Augmented Reality and Virtual Reality: Enhancing the quality of everyday life
There is still some way to go before the sale of AR/VR devices matches that of the smartphone. Over 1.5 billion smartphones were sold in 2021. By way of contrast 6 million VR devices were shipped the same year. A fraction. But a significant fraction, and one that is growing exponentially as stumbling blocks are addressed. Early adopters, like IKEA, are being joined by major players in all sectors, accelerated by the mass move online caused by the Covid pandemic.
IKEA aficionados will know that the Swedish retailer began experimenting with augmented reality back in 2012, when shoppers could use an app to see how items of furniture would look in their homes. A fabric or leather sofa in the pale blue lounge? Today, shoppers can select anything from the store’s catalog and see how it will look to scale anywhere in their house or office.
Parisian beauty company L’Oreal has a mobile app that enables users to try out various types of makeup before purchasing. Look in the VR mirror: subtle ‘nude’ lipstick or bold metallic? All from the comfort of home.
The Weather Channel in the US has used augmented reality to display a 3D tornado on set, show the height of flooding during storm surge and hurricanes and, recently, drove a virtual automobile through the studio to show how vehicles skid on winter roads. We can only expect that news, weather and sports programmes will continue experimenting with augmented reality as a way to improve the television experience for viewers.
In education, healthcare, manufacturing and logistics, construction and real estate, retail and entertainment, AR/VR is a game changer.
In the context of healthcare treatment, the ability to view the inside of the human body in Virtual Reality is not only useful for doctors, but also for patients. VR allows patients to be taken through their surgical plan by virtually stepping into a patient-specific 360° VR reconstruction of their anatomy & pathology.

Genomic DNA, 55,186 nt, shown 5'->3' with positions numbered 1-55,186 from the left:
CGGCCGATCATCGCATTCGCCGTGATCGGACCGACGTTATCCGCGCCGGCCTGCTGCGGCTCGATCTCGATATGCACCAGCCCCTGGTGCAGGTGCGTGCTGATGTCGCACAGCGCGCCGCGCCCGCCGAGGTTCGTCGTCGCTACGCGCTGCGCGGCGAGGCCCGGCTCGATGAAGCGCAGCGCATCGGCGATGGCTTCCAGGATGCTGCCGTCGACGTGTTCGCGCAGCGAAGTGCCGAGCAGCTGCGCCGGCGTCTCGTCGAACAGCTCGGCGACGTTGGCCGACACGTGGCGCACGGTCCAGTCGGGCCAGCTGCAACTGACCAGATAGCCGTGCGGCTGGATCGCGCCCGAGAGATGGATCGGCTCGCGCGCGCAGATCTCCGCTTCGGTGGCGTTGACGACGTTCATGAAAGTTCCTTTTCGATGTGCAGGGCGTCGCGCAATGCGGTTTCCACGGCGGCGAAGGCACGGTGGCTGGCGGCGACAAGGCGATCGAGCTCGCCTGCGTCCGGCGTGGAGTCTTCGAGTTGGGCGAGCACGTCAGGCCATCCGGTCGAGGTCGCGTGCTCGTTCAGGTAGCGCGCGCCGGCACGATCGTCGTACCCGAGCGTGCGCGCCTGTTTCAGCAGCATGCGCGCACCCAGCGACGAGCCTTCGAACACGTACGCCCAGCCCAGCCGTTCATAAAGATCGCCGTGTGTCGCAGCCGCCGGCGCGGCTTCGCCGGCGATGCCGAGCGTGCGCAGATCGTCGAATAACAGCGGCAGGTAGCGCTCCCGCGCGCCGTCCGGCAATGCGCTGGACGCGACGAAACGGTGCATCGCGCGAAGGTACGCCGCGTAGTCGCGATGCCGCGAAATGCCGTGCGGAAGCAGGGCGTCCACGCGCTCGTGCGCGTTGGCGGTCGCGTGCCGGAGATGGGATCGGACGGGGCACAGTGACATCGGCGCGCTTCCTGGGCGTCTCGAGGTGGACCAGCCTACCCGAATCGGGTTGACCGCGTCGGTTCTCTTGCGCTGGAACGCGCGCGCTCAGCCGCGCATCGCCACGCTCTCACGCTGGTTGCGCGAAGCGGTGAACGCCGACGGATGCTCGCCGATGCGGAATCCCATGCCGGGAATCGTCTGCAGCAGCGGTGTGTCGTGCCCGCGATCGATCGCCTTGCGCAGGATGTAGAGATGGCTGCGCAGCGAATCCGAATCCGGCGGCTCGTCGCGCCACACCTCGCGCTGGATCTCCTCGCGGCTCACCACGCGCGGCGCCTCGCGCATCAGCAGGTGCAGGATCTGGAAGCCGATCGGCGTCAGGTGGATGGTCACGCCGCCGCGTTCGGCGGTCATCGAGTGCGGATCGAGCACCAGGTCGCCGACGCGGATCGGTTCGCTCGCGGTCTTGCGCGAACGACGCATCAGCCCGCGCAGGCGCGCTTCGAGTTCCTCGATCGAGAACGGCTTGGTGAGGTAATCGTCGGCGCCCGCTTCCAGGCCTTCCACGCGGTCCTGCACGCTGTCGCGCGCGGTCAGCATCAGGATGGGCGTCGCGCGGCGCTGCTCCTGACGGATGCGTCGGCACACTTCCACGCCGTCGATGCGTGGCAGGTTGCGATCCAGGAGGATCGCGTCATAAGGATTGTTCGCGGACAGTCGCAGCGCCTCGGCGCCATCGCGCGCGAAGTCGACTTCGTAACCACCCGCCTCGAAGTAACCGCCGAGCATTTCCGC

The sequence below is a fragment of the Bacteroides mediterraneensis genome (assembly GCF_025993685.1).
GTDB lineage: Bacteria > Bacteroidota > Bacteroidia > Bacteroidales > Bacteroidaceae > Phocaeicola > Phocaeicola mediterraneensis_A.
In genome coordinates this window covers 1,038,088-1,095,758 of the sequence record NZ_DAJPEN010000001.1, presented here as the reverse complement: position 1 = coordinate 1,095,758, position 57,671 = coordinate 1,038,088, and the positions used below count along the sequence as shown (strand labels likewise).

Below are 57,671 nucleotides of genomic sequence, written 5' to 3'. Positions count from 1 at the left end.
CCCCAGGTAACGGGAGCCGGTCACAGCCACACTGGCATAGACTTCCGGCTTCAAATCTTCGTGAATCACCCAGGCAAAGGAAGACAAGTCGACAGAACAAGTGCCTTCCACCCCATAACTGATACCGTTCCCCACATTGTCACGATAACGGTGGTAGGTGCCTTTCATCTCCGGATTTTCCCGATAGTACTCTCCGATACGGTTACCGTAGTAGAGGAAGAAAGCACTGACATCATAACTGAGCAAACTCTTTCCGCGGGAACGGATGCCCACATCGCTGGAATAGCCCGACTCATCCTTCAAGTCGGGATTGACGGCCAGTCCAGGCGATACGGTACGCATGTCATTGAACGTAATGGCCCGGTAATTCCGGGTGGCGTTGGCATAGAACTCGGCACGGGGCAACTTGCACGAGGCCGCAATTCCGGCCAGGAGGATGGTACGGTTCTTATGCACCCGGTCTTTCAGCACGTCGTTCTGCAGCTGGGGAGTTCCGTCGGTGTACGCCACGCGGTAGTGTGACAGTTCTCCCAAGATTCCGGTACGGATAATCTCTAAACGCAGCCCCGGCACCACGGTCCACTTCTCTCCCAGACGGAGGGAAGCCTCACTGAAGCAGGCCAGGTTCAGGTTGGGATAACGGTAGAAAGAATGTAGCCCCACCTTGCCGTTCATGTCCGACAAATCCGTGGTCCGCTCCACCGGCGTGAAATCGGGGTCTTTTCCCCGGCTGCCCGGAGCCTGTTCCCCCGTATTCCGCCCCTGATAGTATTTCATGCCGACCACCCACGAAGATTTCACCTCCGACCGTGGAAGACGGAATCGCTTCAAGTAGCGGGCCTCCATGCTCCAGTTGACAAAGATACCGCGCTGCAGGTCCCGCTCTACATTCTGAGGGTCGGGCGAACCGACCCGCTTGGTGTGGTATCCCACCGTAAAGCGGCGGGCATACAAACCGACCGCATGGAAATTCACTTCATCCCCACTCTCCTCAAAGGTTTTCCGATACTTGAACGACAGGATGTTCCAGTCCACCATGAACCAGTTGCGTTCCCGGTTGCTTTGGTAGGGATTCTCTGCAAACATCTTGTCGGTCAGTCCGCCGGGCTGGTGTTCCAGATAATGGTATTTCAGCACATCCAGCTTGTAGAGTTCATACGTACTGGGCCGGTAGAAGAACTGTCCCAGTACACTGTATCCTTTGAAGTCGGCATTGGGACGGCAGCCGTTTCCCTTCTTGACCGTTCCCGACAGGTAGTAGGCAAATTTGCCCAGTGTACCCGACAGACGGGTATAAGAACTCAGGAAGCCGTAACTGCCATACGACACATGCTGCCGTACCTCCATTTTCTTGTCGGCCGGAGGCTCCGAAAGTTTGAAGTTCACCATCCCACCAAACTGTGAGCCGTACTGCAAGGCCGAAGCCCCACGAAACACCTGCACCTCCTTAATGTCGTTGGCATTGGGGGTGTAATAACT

Within the context of healthcare training, VR can help medical professionals get better at, say, drawing blood, using a handheld scanner that projects over the skin and shows nurses and doctors exactly where veins are in patients' bodies.
Within the arena of industrial design, AR/VR allows designers to work on virtual prototypes, seeing an imagined product or product feature before committing to anything physical. This signifies a huge leap in design efficiency and an overall reduction in material consumption. The ability to share design iterations online also expands the opportunities for collaboration at the same time as removing any need for travel, thereby reducing carbon emissions.
“Designing and creating in virtual realities has become much more appealing for creativity, prototyping experiences, and collaboration,” said Cormac O’Conaire, Creative Director of Design Partners, in an interview with Rob Spiegel in Design Week last December. “In the early stages of the design process, VR is like a turbocharged sketchbook, giving the capability to doodle ideas and explore them in three dimensions. We can create sketches, surfaces, and forms in a kind of infinite three-dimensional space. You can weave forms together like clouds, without worrying about precision and accuracy, almost as freeform as your thought process.”
O’Conaire goes on to identify a downside, commenting that in general, the headsets are still too bulky and cumbersome, adding friction to the creative process. The adoption of AR/VR is to a great extent down to the comfort and capability of the headset. That’s where Jenoptik are making a significant contribution. We are expert in lenses, including lightweight high-aperture lenses such as Fresnel lenses. These lenses are named after their inventor, French physicist Augustin-Jean Fresnel, who presented them for use in lighthouses in 1819. They are known as ‘the invention that saved a million ships’. Such lightweight optics are ideal for AR/VR headsets. Fresnel lenses allow for a large aperture along with short focal length without the mass and volume of conventional lenses, so are perfect in the design of lightweight, compact AR/VR devices.